Everyone has pet food peeves that were ingrained at an early age. When you see someone doing the “wrong thing” like cutting open an English Muffin and putting into a toaster, you cringe and feel like shaking them. Try to explain to them why they are ruining their food and they look at you as if you are deranged. Luckily, my family agrees with this particular peeve, making breakfast easy at their houses.
Proper English Muffins
Open the English muffin with a fork, lightly film with butter and broil until done.
Perfection in an English muffin means that you take full advantage of the nooks and crannies and let the butter melt into them. Spreading butter on them after they are cooked doesn’t really work. Toasting them makes them tough.
If you are very lucky, you have a muffin splitter like this one:
My grandfather’s store, La Cocina in Wilmington, Delaware, carried these starting about 1965. The patent was sold to Thomas and it expired. It seemed as though this nifty tool has vanished forever. But I was delighted to see them appear again in King Arthur’s catalog a few years ago and bought them as Christmas presents. I’m still holding on to my 1965 one. My grandfather, of course, knew the original designer and manufacturer.
Among my old cookbooks is “Mrs. Rasmussen’s Book of One Arm Cookery“, which if Mom reads this, will probably want back. Published in 1946 with terrific “Decorations” by George Price, it is written by Mary Lasswell who had written “Suds in Your Eyes“. Mrs. Rasmussen was the cook in that book. Mom said she and Daddy loved it.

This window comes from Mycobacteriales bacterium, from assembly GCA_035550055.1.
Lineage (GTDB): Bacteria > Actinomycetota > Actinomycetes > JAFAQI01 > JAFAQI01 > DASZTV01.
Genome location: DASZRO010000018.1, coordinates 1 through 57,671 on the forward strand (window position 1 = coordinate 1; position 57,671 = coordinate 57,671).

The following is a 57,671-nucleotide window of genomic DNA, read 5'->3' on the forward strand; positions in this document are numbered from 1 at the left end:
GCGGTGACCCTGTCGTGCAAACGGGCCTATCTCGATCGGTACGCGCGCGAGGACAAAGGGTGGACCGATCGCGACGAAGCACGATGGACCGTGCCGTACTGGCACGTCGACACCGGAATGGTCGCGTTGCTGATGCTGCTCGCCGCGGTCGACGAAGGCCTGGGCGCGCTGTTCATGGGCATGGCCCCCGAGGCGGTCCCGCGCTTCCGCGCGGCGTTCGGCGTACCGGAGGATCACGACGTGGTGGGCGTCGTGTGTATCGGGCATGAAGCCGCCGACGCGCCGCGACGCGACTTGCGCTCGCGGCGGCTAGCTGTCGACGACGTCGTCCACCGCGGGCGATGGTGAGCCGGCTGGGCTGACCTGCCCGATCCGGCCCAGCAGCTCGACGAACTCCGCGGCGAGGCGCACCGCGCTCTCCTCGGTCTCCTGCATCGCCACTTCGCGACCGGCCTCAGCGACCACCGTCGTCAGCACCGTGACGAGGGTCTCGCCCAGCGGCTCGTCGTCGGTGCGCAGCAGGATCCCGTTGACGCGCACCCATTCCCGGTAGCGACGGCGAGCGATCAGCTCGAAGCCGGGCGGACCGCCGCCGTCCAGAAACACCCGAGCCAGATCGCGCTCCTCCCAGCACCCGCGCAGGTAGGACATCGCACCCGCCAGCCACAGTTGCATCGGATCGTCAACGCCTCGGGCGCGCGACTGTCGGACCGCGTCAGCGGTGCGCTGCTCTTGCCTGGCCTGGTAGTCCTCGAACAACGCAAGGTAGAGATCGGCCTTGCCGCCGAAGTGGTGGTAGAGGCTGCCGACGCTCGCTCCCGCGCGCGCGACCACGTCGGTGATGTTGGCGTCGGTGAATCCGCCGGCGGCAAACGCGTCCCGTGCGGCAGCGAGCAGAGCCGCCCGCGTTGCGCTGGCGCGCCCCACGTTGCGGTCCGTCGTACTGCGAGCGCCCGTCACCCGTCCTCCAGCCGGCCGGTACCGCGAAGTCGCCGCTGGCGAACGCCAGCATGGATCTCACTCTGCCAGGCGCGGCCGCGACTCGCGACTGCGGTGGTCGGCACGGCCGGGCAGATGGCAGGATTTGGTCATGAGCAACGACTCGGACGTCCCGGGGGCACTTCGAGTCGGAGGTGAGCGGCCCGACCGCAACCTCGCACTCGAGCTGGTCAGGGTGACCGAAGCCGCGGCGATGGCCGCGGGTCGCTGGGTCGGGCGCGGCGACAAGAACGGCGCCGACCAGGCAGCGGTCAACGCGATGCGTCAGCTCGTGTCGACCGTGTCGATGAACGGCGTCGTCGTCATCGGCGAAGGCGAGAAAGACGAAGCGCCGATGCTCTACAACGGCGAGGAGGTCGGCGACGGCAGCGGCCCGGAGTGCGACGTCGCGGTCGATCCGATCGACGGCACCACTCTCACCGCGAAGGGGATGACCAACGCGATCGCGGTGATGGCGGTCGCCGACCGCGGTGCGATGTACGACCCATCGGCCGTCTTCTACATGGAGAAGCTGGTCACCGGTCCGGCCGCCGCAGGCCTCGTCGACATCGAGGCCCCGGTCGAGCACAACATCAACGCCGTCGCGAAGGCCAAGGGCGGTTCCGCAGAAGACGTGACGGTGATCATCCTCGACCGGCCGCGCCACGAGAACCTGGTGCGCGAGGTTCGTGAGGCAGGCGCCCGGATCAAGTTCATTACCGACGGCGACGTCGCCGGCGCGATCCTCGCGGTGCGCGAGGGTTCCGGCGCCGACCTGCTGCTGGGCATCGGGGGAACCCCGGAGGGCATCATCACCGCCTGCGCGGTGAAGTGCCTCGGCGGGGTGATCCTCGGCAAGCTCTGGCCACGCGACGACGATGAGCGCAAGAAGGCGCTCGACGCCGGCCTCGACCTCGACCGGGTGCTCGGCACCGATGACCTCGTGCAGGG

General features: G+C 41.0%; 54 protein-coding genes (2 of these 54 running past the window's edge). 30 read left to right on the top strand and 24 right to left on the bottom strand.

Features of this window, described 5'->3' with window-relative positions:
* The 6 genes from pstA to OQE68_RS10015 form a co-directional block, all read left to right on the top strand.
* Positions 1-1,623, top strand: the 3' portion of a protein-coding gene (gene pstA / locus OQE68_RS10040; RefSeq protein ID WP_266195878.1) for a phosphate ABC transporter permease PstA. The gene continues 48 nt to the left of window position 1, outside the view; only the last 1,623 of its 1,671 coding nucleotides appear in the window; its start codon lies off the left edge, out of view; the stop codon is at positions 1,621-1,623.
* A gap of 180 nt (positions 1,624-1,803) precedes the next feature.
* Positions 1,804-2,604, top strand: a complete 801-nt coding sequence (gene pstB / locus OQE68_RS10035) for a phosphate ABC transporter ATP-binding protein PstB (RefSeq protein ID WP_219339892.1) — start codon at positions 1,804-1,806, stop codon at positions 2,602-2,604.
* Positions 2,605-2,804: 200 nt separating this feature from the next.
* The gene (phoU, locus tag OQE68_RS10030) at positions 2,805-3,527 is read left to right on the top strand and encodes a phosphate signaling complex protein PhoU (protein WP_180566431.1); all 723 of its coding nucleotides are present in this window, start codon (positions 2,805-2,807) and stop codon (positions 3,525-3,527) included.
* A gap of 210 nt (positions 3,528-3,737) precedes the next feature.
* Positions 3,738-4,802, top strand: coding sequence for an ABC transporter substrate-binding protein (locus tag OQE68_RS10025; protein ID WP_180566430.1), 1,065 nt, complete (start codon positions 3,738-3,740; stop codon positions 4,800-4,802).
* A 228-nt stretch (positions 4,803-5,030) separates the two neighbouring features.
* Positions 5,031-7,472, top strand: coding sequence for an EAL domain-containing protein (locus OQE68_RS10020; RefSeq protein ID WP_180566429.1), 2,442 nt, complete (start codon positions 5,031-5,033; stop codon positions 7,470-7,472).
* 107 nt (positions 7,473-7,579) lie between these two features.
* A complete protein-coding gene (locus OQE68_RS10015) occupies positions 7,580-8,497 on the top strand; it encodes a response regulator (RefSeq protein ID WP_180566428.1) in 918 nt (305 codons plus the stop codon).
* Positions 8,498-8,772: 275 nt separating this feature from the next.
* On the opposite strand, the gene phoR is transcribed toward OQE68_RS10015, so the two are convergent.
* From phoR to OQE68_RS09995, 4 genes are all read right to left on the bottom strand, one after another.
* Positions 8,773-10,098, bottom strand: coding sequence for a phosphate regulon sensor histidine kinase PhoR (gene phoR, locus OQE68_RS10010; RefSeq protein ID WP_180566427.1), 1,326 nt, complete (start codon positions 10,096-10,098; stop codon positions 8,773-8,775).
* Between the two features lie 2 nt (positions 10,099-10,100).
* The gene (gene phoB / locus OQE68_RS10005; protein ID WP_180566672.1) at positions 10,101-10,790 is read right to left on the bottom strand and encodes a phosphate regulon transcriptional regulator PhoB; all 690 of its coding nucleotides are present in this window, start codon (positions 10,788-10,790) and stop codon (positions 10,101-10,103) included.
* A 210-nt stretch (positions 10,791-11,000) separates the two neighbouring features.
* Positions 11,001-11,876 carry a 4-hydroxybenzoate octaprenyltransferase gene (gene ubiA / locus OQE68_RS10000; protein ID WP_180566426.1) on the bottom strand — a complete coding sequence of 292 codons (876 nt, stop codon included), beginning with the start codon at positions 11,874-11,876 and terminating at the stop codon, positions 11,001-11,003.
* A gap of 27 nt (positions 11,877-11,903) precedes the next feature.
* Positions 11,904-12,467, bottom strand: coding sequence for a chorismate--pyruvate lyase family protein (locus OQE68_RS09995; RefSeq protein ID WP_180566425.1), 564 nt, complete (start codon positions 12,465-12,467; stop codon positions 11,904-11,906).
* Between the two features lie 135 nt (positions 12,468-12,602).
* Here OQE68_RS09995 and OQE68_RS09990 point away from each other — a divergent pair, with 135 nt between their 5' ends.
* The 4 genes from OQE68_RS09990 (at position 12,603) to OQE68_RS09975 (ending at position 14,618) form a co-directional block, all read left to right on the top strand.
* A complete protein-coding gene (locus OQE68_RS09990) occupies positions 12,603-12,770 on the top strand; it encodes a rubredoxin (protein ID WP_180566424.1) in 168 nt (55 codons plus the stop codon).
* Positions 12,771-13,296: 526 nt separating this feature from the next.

The recipes are very simple with a surprising number of Mexican ones using Mexene which I think means chili powder. I liked this one for Corn Bread though I don’t think there is any modern source for Clabber.
1 cup clabber; if not available, use buttermilk
1/2 teaspoons salt
1/2 teaspoon soda
1 1/2 cups yellow water-ground cornmeal
Beat the clabber, eggs, salt and soda together in a bowl using a rotary egg-beater. Pour into a pre-heated pan, well greased with any unsalted fat. Let the pan get smoking hot. This forms a crisp brown crust on the outside of the cornmeal and leaves a moist middle. Put the fat in the pan and swish it around to cover the sides. Let it heat in the oven. Have the oven hot.
Amazon still carries the book and you can “look inside” to get the index and some recipes.
Great to go with soup on a rainy day. I think Mom has also made this. I am now looking for my best minestrone recipe.
This version I found in A Cookbook for Poor Poets and Others by Ann Rogers, 1966. It is a very fun cookbook of its time and has some acceptable recipes.
Use some care in pulling the insides from loaves. . . Break the bread into serving size pieces. Brush with melted butter and bake at 325 until crisp and brown. Pulled Bread can be used in place of rolls or crackers with soup or salad. The smaller pieces can be used for croutons.”
(Homemade bread would be great, but a fairly dense unsliced loaf works fine. I use two forks to pull.)